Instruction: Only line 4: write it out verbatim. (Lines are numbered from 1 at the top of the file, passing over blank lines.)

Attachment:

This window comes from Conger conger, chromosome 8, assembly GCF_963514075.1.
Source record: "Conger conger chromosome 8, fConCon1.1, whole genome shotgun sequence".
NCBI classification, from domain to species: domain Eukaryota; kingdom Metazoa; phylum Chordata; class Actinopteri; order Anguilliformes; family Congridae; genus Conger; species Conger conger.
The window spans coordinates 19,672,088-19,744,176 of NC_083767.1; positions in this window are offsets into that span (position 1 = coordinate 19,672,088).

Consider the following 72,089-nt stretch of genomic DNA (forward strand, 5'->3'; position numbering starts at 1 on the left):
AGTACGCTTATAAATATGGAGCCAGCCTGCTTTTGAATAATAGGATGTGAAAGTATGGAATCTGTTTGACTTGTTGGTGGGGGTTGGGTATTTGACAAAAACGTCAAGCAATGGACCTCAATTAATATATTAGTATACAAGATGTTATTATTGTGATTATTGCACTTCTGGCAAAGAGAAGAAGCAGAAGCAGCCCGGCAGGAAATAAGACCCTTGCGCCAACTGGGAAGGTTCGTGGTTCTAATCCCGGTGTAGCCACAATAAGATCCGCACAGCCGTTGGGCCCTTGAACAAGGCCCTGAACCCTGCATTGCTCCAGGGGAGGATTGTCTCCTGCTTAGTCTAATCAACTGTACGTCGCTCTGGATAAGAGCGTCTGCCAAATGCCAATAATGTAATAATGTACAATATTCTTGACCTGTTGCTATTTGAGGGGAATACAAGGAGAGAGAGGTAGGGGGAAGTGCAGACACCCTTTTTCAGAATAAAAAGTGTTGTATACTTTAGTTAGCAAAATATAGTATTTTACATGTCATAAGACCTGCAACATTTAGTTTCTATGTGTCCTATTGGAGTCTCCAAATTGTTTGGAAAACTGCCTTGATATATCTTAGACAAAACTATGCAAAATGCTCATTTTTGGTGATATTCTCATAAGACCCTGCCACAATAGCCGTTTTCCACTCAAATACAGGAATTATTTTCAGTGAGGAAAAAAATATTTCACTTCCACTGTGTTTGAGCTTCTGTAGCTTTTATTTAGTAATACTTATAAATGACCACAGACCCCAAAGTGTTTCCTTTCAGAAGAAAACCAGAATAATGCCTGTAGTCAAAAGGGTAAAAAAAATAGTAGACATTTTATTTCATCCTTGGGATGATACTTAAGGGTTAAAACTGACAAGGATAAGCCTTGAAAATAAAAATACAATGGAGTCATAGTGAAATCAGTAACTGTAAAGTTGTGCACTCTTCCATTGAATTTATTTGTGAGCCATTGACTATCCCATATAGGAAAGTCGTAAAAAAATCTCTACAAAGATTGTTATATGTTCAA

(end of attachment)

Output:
The window spans coordinates 19,672,088-19,744,176 of NC_083767.1; positions in this window are offsets into that span (position 1 = coordinate 19,672,088).